Renowned rocker Steve Miller to teach at USC music school
University of Southern California
August 20, 2010
Some people call him the Space Cowboy. Some call him the Gangster of Love. But when Steve Miller, one of rock music’s all-time greats, joins the USC faculty this fall, he will have to get used to another moniker.
During the 2010-11 school year, Miller will teach at the USC Thornton School of Music, named by Rolling Stone magazine as one of the top music schools in the country and noted for its broad curriculum, internationally renowned faculty and immeasurable contributions to the music industry.
“To say we are thrilled about Steve joining our faculty would be an understatement,” said Chris Sampson, associate dean of USC Thornton.
With a trademark blues-rock style, the Steve Miller Band has come to define classic rock, selling more than 30 million albums and introducing the phrase “pompitus of love” to the English lexicon. Miller’s multi-platinum songs include “The Joker,” “Rock 'n Me,” “Take the Money and Run,” “Jet Airliner” and “Fly Like an Eagle” — all of which are played daily by classic rock stations around the country.
“This is an amazing opportunity for the students at USC Thornton. Clearly, Steve cares deeply about the next generation of musicians and wants to be a part of their growth. His willingness to share his incredible experience with our students will undoubtedly transform their experience,” Sampson said.
As an Artist in Residence at the USC Thornton School of Music, Miller will work on a regular basis with undergraduate students in the Popular Music and Music Industry programs.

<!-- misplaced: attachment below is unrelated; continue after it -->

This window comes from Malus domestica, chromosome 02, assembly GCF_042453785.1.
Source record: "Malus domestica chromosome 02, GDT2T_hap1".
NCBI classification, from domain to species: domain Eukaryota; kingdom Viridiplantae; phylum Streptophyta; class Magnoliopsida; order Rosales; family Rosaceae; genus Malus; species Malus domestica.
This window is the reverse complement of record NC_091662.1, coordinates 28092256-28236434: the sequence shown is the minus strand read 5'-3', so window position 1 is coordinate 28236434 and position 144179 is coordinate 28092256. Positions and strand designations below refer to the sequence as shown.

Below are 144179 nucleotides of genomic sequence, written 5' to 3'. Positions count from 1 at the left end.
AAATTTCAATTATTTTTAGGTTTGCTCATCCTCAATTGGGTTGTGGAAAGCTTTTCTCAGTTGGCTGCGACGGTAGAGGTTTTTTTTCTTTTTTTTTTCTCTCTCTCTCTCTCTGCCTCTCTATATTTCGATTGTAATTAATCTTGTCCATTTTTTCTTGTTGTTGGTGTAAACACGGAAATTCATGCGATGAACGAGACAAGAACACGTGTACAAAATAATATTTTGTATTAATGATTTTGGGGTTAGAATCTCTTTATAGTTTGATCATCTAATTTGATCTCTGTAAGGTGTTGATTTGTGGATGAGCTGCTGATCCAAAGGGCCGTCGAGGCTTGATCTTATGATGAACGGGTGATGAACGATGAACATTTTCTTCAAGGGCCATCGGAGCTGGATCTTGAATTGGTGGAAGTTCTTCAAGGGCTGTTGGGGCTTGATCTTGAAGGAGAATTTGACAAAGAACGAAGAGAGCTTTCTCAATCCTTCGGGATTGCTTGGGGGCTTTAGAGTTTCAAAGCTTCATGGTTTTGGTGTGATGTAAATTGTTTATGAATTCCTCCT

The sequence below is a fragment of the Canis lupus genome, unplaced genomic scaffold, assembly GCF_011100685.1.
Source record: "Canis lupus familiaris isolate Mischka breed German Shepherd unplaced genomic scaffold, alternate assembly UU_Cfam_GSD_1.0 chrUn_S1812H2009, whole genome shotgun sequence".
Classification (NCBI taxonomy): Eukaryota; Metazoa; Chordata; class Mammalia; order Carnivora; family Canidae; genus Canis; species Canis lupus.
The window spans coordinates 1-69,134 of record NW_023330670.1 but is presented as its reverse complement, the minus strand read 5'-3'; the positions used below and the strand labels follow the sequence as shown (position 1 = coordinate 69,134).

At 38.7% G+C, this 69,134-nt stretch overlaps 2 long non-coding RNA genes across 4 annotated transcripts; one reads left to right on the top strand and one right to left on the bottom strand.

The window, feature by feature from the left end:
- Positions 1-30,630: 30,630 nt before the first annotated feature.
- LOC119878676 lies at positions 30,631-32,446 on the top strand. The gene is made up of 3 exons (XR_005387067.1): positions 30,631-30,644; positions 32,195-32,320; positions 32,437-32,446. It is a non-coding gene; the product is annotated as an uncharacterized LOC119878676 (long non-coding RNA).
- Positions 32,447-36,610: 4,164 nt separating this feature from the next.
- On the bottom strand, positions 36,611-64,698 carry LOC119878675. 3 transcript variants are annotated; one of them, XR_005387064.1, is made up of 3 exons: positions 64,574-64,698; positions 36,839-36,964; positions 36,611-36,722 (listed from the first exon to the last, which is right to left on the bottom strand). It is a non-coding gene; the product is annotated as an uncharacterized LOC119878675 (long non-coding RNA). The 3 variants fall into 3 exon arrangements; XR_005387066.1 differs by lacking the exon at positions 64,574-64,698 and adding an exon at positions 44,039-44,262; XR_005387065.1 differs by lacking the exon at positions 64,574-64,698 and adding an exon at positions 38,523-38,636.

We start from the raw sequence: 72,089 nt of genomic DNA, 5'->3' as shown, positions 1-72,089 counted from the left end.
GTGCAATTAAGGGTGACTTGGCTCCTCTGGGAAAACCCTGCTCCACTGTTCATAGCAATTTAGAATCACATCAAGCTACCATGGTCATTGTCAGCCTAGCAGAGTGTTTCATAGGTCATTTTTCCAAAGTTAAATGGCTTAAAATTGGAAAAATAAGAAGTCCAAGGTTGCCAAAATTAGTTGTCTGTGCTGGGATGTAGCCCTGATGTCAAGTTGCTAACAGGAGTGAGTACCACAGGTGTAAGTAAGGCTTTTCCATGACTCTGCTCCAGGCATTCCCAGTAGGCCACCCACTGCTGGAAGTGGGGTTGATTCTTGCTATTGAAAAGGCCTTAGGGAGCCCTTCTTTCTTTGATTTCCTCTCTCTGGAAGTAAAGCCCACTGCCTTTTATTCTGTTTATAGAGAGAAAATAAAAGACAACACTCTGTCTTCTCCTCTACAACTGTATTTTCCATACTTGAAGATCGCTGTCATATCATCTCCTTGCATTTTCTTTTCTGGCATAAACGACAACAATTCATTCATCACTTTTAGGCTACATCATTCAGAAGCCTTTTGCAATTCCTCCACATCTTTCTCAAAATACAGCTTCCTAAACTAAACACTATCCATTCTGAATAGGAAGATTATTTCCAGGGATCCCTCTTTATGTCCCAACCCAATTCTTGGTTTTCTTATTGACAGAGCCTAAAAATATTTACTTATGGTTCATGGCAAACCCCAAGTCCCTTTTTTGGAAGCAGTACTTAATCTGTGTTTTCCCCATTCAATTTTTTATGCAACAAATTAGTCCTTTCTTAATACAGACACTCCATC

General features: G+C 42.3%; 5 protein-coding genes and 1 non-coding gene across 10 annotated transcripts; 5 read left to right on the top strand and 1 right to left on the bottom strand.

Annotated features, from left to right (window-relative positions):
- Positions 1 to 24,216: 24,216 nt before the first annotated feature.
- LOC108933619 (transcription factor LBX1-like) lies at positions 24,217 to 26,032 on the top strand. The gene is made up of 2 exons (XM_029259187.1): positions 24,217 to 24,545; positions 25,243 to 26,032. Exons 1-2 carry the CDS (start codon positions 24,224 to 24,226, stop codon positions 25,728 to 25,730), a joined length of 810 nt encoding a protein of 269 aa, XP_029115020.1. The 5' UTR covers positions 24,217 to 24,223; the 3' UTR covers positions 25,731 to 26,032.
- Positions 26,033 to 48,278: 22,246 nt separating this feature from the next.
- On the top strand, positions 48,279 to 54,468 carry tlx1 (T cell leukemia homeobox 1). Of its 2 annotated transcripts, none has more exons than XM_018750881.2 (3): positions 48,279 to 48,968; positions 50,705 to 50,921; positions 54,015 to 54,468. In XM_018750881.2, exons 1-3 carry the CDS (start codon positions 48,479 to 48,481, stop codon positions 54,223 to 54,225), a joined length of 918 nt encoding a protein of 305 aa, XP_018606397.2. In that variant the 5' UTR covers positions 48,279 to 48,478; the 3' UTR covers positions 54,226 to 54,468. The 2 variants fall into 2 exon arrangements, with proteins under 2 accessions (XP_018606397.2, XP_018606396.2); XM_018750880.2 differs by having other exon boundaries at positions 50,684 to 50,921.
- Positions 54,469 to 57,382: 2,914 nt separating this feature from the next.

In particular, Miller, whose eponymous band continues to be one of the centerpiece attractions of the summer concert season, will devote attention to student bands at USC Thornton, holding master classes with a new generation of professional musicians.
"Professor Miller will be a great addition to our already illustrious faculty," said Robert Cutietta, dean of the USC Thornton School of Music.
Launched two years ago, the Popular Music Performance program was the first of its kind at a major research university. Miller consulted on the creation of the program and continued his active interest in the USC Thornton School of Music by inviting several students to record with him in the famed Capital Records studio.
Miller’s work with USC is an extension of his devotion to music education and to his philanthropic work with Kids Rock Free, an organization that builds music schools throughout the country and provides free and very-low-cost music lessons to students between the ages of 7 and 17. More than 12,000 children have participated in Kids Rock Free, for which Miller has been a longtime supporter and serves as a trustee.